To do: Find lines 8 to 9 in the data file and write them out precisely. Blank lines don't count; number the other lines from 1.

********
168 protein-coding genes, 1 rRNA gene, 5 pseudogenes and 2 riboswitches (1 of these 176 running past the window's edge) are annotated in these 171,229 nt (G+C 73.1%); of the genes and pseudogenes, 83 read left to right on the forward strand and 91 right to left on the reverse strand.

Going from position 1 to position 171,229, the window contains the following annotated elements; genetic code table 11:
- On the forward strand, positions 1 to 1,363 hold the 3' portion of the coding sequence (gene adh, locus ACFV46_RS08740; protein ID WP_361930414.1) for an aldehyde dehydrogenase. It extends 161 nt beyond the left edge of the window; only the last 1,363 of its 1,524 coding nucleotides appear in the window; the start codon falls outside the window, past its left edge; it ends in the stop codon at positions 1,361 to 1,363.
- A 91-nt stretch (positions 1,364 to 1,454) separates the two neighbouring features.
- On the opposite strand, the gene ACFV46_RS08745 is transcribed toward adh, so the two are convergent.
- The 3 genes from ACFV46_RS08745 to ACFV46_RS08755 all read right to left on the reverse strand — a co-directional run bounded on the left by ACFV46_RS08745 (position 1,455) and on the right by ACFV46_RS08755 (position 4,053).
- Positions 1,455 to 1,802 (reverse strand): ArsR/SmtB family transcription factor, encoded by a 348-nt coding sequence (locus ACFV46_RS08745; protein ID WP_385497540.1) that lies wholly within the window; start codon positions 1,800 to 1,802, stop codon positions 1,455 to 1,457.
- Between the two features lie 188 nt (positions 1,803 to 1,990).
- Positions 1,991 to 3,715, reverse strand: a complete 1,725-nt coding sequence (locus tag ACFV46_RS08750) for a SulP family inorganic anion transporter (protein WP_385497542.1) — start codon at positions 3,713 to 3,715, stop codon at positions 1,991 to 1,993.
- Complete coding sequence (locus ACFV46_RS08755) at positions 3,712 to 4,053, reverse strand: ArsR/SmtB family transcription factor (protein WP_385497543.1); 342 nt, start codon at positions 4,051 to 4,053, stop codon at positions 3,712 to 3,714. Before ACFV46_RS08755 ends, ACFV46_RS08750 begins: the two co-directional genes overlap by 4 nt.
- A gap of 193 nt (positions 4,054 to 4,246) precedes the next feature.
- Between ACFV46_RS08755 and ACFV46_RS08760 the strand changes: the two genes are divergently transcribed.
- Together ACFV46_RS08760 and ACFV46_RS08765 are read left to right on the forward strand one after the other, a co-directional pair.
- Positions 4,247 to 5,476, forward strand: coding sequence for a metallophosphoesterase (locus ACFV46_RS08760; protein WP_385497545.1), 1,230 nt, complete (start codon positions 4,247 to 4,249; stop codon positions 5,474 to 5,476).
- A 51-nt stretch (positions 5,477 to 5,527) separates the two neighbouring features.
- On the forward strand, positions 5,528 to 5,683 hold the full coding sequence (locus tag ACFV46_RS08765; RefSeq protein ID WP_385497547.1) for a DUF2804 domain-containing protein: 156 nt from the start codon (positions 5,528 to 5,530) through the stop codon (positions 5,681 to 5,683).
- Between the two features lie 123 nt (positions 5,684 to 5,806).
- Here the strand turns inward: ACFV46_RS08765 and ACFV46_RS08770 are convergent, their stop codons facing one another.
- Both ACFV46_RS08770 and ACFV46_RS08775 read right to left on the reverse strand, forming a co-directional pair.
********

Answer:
- Between the two features lie 188 nt (positions 1,803 to 1,990).
- Positions 1,991 to 3,715, reverse strand: a complete 1,725-nt coding sequence (locus tag ACFV46_RS08750) for a SulP family inorganic anion transporter (protein WP_385497542.1) — start codon at positions 3,713 to 3,715, stop codon at positions 1,991 to 1,993.